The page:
Book Club: The Book Of Memory by Petina Gappah

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This book tells the life story so far of Memory, an albino black woman born in the Zimbabwean capital Harare in the 1970s.

When we meet Memory, she is living on death row in the Chikurubi prison, sentenced for killing her wealthy white benefactor and adopted

father.

There’s something irresistible about a book where we know what the document is we’re

reading, and in Memory’s case she is writing in notebooks provided by her lawyer.

The plan is to send these to a western journalist and get attention for her case, in the hope of ultimately being granted a pardon.

We begin with Memory’s memories of being sold by her parents as a nine-year-old.

But where we go from there is far from straightforward, and it can be an occasionally frustrating read as we jump back to replay the same events again and again, and don’t seem to be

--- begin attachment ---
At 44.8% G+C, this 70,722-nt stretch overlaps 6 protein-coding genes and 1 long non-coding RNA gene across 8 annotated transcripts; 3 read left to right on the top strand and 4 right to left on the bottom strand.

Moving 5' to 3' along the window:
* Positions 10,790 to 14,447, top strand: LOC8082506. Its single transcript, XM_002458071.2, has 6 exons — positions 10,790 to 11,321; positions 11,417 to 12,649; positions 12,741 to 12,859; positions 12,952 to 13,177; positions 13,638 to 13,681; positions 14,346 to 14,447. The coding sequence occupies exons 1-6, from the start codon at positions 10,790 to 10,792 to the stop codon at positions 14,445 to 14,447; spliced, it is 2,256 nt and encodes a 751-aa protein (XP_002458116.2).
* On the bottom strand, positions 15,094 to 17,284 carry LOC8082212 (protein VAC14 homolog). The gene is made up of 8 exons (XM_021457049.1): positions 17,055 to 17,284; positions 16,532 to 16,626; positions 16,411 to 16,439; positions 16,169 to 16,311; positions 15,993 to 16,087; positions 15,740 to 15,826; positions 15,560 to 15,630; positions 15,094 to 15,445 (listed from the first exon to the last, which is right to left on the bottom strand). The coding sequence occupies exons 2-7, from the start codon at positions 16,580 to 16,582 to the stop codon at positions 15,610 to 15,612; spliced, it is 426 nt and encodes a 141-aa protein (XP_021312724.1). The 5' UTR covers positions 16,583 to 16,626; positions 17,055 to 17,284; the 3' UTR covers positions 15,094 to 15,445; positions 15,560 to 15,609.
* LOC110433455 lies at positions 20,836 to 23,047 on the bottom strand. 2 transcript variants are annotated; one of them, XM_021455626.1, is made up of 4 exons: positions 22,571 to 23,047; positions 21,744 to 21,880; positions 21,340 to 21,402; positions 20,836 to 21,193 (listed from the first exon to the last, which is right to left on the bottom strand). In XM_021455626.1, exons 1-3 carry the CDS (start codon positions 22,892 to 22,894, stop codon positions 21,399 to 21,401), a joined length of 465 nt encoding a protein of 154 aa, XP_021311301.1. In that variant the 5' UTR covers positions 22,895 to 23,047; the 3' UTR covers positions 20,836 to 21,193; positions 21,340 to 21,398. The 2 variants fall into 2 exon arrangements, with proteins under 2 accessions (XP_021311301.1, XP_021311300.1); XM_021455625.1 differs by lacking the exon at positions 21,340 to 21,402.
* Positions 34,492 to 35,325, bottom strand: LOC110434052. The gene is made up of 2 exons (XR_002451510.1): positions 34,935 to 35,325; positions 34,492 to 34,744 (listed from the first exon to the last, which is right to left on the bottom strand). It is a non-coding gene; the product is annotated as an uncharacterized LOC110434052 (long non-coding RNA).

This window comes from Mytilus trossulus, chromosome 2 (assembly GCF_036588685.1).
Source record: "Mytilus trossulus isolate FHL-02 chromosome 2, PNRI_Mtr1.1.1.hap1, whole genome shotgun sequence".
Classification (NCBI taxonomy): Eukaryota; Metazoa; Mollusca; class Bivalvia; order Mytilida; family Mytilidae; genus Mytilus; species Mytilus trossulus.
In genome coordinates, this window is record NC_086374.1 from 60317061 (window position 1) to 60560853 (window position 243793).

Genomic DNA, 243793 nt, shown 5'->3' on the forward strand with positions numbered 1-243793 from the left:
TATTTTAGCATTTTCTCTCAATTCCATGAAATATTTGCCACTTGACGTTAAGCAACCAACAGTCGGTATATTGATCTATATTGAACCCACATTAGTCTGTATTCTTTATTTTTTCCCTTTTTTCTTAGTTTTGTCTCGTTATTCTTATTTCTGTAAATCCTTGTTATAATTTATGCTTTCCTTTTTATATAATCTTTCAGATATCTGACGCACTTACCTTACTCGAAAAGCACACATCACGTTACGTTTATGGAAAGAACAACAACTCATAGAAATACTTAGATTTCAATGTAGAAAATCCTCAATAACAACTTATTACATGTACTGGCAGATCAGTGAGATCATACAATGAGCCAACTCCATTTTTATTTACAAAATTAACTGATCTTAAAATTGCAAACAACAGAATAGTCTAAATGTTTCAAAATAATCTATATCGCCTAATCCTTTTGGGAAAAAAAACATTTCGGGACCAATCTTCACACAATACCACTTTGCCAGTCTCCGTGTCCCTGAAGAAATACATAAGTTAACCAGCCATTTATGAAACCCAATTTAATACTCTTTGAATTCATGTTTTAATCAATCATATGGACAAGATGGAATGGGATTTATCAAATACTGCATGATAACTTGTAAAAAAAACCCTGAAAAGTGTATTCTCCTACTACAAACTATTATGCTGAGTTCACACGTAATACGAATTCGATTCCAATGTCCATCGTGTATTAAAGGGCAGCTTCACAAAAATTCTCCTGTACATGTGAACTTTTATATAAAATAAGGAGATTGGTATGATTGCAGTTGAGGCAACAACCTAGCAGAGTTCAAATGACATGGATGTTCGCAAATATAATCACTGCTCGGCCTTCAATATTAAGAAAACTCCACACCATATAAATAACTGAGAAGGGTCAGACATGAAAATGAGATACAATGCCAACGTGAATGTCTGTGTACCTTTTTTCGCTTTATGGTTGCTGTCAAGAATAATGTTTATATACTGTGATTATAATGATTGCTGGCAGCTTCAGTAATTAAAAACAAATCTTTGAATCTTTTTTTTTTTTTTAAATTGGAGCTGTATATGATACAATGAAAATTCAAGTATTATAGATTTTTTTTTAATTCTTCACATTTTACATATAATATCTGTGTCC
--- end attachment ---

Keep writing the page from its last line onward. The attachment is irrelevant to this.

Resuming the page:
getting very far.

But, so it is with memories. There are some that we relive many times, and some that we try to avoid altogether.

And as a meditation on how we remember the complex web of

interconnected events that make up a life, both what is real and what is misunderstood, this

book is something special.

Gappah is strong on how memories of events in childhood shape the rest of our lives, even

those that we have misremembered or invented, either because of a childish lack of

understanding, or for self-preservation so that we create a life narrative we can cope with.

Gappah is a lawyer, and her confidence navigating the legal intricacies of Memory and her

prison-mates’ circumstances is clear.

And the glimpses we get of the changing political landscape in Zimbabwe are beautifully done too; the insight is worn lightly.

My favourite thing about this book, though, is the belief in the redemptive power of reading

that shines through the whole story.

I am a sucker for a book about loving books. And Gappah understands that there is nothing better than the right book at the right time.

Or indeed, any book at any time: the biggest heartbreak of prison life being the absence of

reading matter.

There are some genuinely affecting moments on the importance of reading

in the life of a bookworm.

This is a fascinating, moving and unique book.